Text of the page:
While research on how anti-LGBTQ legislation might affect college applications is limited, college counselors say families are increasingly raising the issue as a factor in their decisions about where to attend. Venkates Swaminathan, chief executive of LifeLaunchr, a college admissions consulting firm, said that 20 to 30 of the few hundred students he works with each year raise concerns about state legislation. Daniel Santos, Prepory’s executive director of college advising, echoed the point, adding that one of his gay students removed all colleges in a red state from his list this year, removing the University of Florida, the University of Texas at Austin , Washington and Lee University. and Washington University in St. Louis.
Eric Sherman, a counselor at IvyWise, a college admissions counseling firm in New York, said that 10-15% of the students he works with point to the campus climate for LGBTQ students as a concern. LGBTQ students tended to “categorically exclude certain parts of the country,” he said.
Brandon Wolf, press secretary for LGBTQ advocacy group Equality Florida, said fear is driving the issue.
“Sending a child out of the nest and into the world for the first time is already really scary when you’ve spent 18 years making sure they eat three full meals a day, get dressed and shower in the morning. «It’s scary to send them into the world for the first time, and that becomes infinitely scarier when you’re worried about sending them to a state where simply being the person they are could put them in grave danger. Because the most powerful leader in that state has put a target on their backs.”
Cases of violence against LGBTQ people more than tripled in the past year, according to the Armed Conflict Location and Event Data Project. Renan Barker, a 17-year-old Ohio resident who uses they/he pronouns, said he wanted to attend school in California, where he wouldn’t fear for his safety. But Barker couldn’t afford the out-of-state tuition and will attend Kent State University instead. Barker expressed fear of leaving home, beyond the nervous excitement many students feel before starting college.
“If something were to happen to me, if I’m the victim of a hate crime or something like that, I can’t just go home and say, ‘Mom, help me.’ I don’t have that comfort, that net,» Barker said.
Stella Keating refuses to go to school in a state where anti-trans bills have reached the full legislature, indicating support from lawmakers. She added that the rhetoric from politicians about LGBTQ people has negatively affected her mental health. “Excuse the behavior. It allows transphobia everywhere,” Keating said. “It makes it seem like, ‘Oh, well, my senator can do this and so can I. And I can make fun of the trans kids at my school, okay.’ That seeps into everyday life.”
according to a survey 2021 According to the Trevor Project, an LGBTQ youth suicide prevention group, 94% of LGBTQ youth said the recent policy had negatively affected their mental health.
Parents of LGBTQ students also said concerns about state policy are influencing how they approach school options for their children.
Melissa McLaren, an Ohio resident with a transgender daughter, said she checked university sites to see if they had LGBTQ-specific housing as an option, health services for LGBTQ students and mental health programs for LGBTQ youth.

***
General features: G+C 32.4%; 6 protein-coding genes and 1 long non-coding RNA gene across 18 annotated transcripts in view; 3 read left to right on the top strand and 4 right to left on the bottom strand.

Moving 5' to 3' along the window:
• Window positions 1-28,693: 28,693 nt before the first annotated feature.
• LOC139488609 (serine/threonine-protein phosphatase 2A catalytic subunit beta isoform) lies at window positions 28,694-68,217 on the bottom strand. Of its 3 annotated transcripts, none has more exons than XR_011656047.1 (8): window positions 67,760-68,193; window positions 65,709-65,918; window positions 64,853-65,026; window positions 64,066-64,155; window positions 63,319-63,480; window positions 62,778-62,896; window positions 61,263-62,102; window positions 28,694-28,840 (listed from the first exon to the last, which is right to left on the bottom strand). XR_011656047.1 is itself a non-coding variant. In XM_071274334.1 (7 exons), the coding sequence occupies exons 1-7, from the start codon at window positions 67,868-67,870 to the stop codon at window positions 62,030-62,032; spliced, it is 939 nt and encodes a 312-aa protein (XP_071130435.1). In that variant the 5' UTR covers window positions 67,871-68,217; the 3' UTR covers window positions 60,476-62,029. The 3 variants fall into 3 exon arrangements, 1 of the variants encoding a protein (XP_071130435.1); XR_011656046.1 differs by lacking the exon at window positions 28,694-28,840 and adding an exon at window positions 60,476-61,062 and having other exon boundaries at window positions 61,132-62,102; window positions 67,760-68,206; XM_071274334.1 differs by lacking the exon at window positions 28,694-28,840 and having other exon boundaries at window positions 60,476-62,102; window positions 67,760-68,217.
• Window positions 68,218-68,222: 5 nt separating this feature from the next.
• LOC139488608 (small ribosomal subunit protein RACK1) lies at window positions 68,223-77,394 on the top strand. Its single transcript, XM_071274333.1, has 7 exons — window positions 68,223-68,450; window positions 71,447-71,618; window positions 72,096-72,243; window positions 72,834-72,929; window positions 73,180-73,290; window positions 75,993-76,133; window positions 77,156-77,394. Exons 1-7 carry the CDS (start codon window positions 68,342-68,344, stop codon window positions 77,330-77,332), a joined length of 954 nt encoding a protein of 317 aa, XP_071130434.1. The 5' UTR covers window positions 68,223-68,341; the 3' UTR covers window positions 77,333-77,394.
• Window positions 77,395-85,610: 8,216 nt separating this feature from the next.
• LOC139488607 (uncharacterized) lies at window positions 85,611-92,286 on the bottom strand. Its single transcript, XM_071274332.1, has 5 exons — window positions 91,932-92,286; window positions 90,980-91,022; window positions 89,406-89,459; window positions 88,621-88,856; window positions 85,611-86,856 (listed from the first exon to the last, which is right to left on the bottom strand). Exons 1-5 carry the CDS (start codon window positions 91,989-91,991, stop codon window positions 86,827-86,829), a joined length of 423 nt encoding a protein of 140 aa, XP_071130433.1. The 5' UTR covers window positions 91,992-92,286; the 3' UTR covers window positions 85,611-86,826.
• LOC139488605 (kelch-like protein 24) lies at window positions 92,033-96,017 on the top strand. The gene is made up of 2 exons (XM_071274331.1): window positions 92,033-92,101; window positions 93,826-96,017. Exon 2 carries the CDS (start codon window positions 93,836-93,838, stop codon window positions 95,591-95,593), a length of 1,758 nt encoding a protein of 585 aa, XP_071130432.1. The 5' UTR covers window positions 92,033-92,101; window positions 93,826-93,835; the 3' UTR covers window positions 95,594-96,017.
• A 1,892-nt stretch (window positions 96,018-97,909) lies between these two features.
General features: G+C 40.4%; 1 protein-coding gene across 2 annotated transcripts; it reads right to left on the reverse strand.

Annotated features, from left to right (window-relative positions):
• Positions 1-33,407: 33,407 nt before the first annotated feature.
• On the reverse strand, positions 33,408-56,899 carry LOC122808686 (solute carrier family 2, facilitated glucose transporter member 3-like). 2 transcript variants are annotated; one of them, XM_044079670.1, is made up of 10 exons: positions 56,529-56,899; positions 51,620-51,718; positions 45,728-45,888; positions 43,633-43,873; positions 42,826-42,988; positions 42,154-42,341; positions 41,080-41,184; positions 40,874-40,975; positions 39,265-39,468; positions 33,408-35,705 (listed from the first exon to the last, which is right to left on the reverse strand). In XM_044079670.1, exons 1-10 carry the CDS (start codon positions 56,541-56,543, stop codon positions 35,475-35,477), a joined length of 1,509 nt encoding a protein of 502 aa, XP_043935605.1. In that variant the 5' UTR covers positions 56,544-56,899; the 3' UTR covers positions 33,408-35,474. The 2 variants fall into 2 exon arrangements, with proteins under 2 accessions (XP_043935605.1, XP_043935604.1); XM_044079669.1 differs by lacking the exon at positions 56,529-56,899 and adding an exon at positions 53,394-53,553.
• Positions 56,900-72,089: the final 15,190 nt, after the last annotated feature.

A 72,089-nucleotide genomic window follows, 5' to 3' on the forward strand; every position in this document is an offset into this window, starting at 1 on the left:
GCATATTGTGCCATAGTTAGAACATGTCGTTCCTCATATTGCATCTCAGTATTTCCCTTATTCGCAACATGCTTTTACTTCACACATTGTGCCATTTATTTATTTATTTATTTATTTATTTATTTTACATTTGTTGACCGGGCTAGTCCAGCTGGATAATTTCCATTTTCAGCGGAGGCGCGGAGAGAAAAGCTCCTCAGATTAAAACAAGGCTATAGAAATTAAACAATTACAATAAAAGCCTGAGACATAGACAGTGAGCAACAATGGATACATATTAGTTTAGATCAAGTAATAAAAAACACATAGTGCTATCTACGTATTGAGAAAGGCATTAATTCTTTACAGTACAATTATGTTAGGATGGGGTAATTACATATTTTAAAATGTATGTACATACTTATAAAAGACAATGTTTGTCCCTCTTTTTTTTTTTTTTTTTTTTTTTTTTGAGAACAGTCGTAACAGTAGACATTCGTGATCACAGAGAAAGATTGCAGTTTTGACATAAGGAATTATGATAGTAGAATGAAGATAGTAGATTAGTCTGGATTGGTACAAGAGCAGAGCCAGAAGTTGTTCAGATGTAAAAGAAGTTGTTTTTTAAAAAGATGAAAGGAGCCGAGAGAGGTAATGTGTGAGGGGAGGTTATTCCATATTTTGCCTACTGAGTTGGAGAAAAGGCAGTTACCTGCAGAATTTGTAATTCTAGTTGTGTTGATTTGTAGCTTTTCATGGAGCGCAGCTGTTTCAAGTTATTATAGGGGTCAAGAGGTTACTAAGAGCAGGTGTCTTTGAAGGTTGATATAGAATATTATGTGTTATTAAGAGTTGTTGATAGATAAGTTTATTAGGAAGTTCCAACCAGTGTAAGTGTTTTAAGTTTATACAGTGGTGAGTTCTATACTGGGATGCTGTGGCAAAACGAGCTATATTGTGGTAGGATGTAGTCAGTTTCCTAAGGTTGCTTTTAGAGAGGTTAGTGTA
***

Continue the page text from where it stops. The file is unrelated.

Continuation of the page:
Cindy Nobles researched campus crime rates and anti-LGBTQ violence for schools of interest to Cody.
“Right now there are so many things that we have to worry about, to be honest, I don’t even know where to start,” Nobles said. «He just made what should be a fun time in his life very scary for me as a father.»
Some universities in conservative states have taken steps to counter the potential influence of anti-LGBTQ legislation, emphasizing their openness to LGBTQ students, said Ellen Kahn, senior director of programs and partnerships at the Human Rights Campaign, an LGBTQ advocacy group. Anti-LGBTQ legislation has been a «wake-up call» for higher education leaders, and some colleges and universities have begun competing to be a school of choice for LGBTQ students, she added.
Duke University, for example, added an option to your app form to allow LGBTQ students to write about his identity and how it affects them, Santos said. Sherman added that students seem more receptive to applying to schools with websites that emphasize an LGBTQ student center and other support mechanisms.
Shane Windmeyer, founder and CEO of Campus Pride, which helps students identify LGBTQ-friendly campuses, said comprehensive policies are crucial for students who, for financial reasons, must attend a public university in their state. Some universities in red states, such as the University of North Florida and the University of Texas at Austin, serve as a «safe haven» for LGBTQ students, Windmeyer said.
Wolf of Equality Florida said Florida’s higher education system loses talented students due to state legislation, a point Kahn echoed, saying he worries about «brain drain.»
Meanwhile, Cindy Nobles said she is considering sending Cody to school in Michigan, where his sisters live and feels he would be safer. «He’s definitely put himself on the table,» Cindy Nobles said. «As much as I don’t want to see him move across the country, for his safety I might have to.»